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Stocks slip after Fed releases minutes...Court approves Lehman settlement with Freddie Mac

Wednesday - 2/19/2014, 3:40pm  ET

NEW YORK (AP) -- Stocks are moving lower following the release of the minutes of the Federal Reserve's January policy meeting. The minutes show that officials agreed further gradual reductions in their stimulus would be appropriate as long as the economy keeps improving. They discussed the need to stress that the Fed's key short-term interest rate would remain near zero, but they couldn't agree on how to modify their commitment to keep the rate near zero "well past" the time unemployment falls below 6.5 percent.

UNDATED (AP) -- A U.S. Bankruptcy Court judge has approved Lehman (LEE'-muhn) Brothers Holdings' $767 million settlement with Freddie Mac. The agreement announced today releases hundreds of millions of dollars to return to the failed investment bank's creditors. Freddie Mac will hand over loan information that allows Lehman to pursue claims against mortgage originators for alleged misrepresentation. The deal is similar to one struck recently between Lehman and another mortgage finance giant, Fannie Mae.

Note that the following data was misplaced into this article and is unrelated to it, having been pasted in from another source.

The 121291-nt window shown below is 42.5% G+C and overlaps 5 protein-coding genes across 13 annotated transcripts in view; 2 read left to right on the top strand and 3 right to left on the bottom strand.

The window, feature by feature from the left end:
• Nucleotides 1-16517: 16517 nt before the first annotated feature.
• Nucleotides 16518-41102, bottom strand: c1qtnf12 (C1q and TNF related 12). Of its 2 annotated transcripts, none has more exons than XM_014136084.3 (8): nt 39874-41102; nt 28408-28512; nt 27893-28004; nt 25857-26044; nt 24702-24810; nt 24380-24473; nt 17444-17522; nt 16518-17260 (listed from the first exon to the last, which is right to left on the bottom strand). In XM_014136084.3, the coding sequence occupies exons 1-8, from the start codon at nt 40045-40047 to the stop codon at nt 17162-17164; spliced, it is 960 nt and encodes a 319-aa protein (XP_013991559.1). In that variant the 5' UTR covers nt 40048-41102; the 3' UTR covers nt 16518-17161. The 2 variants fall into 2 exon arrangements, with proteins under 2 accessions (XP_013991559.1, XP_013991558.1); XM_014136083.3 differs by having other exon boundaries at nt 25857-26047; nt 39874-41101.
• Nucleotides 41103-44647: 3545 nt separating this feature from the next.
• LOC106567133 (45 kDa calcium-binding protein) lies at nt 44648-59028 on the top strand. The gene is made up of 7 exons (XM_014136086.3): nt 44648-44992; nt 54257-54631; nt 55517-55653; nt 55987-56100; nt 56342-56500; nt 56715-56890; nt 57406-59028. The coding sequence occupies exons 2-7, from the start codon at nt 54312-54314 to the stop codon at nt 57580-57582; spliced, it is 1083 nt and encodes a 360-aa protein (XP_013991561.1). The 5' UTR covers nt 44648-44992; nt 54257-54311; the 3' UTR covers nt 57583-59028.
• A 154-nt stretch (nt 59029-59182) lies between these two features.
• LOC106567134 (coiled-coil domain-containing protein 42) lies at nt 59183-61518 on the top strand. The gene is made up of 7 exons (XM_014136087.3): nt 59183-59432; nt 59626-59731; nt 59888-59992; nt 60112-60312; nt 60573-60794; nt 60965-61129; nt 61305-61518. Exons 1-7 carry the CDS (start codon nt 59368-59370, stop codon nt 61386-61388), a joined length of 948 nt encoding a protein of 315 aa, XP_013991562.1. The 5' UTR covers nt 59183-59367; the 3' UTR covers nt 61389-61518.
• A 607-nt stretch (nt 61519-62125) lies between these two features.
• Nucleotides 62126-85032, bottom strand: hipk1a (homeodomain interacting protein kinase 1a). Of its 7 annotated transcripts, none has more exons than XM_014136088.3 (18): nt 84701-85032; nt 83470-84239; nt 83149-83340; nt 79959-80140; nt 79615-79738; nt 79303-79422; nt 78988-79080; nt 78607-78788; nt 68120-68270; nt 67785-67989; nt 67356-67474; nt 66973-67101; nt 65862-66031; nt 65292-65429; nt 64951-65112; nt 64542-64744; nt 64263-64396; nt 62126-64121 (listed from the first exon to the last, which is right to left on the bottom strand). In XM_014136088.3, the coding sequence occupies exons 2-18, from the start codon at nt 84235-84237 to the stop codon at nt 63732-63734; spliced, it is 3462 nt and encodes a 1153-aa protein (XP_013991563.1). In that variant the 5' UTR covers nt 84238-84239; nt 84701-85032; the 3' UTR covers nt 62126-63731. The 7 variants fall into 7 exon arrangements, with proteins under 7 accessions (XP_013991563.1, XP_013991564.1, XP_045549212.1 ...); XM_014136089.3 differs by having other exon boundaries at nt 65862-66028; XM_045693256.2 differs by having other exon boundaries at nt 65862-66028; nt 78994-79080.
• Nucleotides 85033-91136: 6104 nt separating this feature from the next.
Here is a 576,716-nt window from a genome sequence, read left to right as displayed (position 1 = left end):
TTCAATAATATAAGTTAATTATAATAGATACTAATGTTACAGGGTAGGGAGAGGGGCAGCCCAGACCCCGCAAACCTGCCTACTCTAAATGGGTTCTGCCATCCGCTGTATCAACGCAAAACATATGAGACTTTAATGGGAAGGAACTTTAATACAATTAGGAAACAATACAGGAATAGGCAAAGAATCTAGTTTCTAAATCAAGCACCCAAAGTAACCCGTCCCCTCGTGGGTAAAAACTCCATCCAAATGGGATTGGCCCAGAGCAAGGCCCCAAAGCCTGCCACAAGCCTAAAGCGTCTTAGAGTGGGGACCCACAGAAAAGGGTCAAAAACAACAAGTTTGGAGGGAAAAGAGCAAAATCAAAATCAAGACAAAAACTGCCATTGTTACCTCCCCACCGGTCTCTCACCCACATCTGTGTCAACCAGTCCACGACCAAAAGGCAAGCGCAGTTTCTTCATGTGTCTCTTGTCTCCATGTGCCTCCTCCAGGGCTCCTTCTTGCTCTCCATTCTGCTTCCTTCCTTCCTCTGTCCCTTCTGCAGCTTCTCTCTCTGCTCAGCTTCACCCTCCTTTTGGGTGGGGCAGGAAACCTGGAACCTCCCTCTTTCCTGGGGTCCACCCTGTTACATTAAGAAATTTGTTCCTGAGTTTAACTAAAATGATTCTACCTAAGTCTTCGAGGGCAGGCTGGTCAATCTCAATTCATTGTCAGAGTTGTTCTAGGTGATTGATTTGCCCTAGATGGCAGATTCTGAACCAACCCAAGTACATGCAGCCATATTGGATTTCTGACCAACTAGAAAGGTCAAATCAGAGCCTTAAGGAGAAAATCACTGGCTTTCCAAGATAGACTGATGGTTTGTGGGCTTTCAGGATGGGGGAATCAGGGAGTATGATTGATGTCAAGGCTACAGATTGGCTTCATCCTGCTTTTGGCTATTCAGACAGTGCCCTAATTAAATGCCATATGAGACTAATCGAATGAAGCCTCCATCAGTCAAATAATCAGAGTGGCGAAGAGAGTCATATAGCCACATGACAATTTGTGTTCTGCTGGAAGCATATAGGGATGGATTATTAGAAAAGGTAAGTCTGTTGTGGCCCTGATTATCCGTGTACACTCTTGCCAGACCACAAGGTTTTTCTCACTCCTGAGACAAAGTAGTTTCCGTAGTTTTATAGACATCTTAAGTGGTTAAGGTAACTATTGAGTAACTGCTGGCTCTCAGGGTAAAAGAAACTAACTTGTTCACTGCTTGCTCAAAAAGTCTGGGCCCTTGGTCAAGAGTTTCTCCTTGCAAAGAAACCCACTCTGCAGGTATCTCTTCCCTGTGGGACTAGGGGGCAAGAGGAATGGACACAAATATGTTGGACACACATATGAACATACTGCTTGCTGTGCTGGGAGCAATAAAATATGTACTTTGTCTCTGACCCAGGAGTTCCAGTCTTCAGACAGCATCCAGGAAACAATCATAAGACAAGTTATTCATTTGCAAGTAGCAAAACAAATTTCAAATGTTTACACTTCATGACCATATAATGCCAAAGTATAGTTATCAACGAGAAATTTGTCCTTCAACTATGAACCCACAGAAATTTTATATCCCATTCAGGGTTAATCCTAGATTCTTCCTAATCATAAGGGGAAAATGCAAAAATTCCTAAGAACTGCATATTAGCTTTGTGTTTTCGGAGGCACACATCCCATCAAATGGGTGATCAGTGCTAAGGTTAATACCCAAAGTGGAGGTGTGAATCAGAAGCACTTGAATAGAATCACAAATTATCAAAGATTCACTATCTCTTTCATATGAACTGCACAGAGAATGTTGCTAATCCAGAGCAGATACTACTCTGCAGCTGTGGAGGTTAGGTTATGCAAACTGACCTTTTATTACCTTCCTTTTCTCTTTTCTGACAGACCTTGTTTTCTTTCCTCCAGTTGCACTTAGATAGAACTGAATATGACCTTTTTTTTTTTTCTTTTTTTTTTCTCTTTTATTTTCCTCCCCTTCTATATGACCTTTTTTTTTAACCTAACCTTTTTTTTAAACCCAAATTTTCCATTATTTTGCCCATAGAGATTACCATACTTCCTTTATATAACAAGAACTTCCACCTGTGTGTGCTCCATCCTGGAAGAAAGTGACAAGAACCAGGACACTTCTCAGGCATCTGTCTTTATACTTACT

NEW YORK (AP) -- Visa and MasterCard are introducing Internet-based technologies to make it easier for shoppers to buy things at retail stores without pulling out a credit card. The two technologies, announced separately today, allow customers to use a mobile app to make purchases by tapping the phone to a store's card reader. The technologies tap a new feature in Google's Android operating system.

SAN FRANCISCO (AP) -- Google is planning to offer high-speed Internet service in 34 more cities scattered across eight states in an ambitious expansion aimed at providing formidable competition to cable and telecommunication providers. The company promises that people will be able to use its Google Fiber service to surf the Internet at 100 times the speeds of existing broadband services. The tentative list of cities includes Atlanta; San Jose, Calif.; Phoenix; Portland, Ore. and Salt Lake City.

TACOMA, Wash. (AP) -- In what may be the first college donation of the new electronic currency, a Bitcoin entrepreneur has donated $10,000 worth of the digital money to a Washington state liberal arts college. The University of Puget Sound says it has received a donation of 14.5 coins of the currency, which it has converted into more traditional dollars. The donor is Nicolas Cary, who graduated from the university in 2007 and now runs Blockchain, which supports the online currency market.

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